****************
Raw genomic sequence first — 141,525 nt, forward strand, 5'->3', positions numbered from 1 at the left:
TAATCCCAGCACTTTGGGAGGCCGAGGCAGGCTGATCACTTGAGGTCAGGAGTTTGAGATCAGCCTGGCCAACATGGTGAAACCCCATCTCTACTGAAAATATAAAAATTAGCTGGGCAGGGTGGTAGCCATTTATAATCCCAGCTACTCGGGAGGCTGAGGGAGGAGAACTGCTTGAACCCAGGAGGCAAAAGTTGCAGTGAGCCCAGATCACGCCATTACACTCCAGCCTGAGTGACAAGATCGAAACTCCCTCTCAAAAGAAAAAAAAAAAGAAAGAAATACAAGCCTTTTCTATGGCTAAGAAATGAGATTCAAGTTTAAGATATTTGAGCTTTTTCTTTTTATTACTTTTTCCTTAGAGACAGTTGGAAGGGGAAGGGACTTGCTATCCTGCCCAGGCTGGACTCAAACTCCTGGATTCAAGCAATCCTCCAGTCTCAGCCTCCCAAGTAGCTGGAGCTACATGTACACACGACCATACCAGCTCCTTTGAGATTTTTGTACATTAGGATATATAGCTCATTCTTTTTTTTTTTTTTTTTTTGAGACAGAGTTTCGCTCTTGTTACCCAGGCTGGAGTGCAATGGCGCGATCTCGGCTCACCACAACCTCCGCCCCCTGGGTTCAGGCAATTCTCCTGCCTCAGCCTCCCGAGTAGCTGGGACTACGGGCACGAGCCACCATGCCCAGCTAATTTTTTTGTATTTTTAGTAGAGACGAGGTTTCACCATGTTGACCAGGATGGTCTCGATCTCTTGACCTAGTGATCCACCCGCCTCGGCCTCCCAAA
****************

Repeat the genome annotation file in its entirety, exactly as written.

Raw genomic sequence first — 141,525 nt, forward strand, 5'->3', positions numbered from 1 at the left:
TAATCCCAGCACTTTGGGAGGCCGAGGCAGGCTGATCACTTGAGGTCAGGAGTTTGAGATCAGCCTGGCCAACATGGTGAAACCCCATCTCTACTGAAAATATAAAAATTAGCTGGGCAGGGTGGTAGCCATTTATAATCCCAGCTACTCGGGAGGCTGAGGGAGGAGAACTGCTTGAACCCAGGAGGCAAAAGTTGCAGTGAGCCCAGATCACGCCATTACACTCCAGCCTGAGTGACAAGATCGAAACTCCCTCTCAAAAGAAAAAAAAAAAGAAAGAAATACAAGCCTTTTCTATGGCTAAGAAATGAGATTCAAGTTTAAGATATTTGAGCTTTTTCTTTTTATTACTTTTTCCTTAGAGACAGTTGGAAGGGGAAGGGACTTGCTATCCTGCCCAGGCTGGACTCAAACTCCTGGATTCAAGCAATCCTCCAGTCTCAGCCTCCCAAGTAGCTGGAGCTACATGTACACACGACCATACCAGCTCCTTTGAGATTTTTGTACATTAGGATATATAGCTCATTCTTTTTTTTTTTTTTTTTTTGAGACAGAGTTTCGCTCTTGTTACCCAGGCTGGAGTGCAATGGCGCGATCTCGGCTCACCACAACCTCCGCCCCCTGGGTTCAGGCAATTCTCCTGCCTCAGCCTCCCGAGTAGCTGGGACTACGGGCACGAGCCACCATGCCCAGCTAATTTTTTTGTATTTTTAGTAGAGACGAGGTTTCACCATGTTGACCAGGATGGTCTCGATCTCTTGACCTAGTGATCCACCCGCCTCGGCCTCCCAAA